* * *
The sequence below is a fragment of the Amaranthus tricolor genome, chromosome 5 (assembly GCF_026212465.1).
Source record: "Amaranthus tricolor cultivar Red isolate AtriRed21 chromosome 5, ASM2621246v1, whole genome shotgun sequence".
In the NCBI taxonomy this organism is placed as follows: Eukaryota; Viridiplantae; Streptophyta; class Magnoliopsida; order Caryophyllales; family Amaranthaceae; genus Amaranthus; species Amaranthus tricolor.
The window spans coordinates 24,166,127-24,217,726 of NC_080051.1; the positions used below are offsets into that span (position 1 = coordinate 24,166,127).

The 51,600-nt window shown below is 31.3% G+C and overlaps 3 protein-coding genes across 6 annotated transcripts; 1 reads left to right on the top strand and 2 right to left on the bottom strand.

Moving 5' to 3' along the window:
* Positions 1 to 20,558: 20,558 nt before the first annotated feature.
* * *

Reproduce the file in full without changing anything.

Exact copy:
The sequence below is a fragment of the Amaranthus tricolor genome, chromosome 5 (assembly GCF_026212465.1).
Source record: "Amaranthus tricolor cultivar Red isolate AtriRed21 chromosome 5, ASM2621246v1, whole genome shotgun sequence".
In the NCBI taxonomy this organism is placed as follows: Eukaryota; Viridiplantae; Streptophyta; class Magnoliopsida; order Caryophyllales; family Amaranthaceae; genus Amaranthus; species Amaranthus tricolor.
The window spans coordinates 24,166,127-24,217,726 of NC_080051.1; the positions used below are offsets into that span (position 1 = coordinate 24,166,127).

The 51,600-nt window shown below is 31.3% G+C and overlaps 3 protein-coding genes across 6 annotated transcripts; 1 reads left to right on the top strand and 2 right to left on the bottom strand.

Moving 5' to 3' along the window:
* Positions 1 to 20,558: 20,558 nt before the first annotated feature.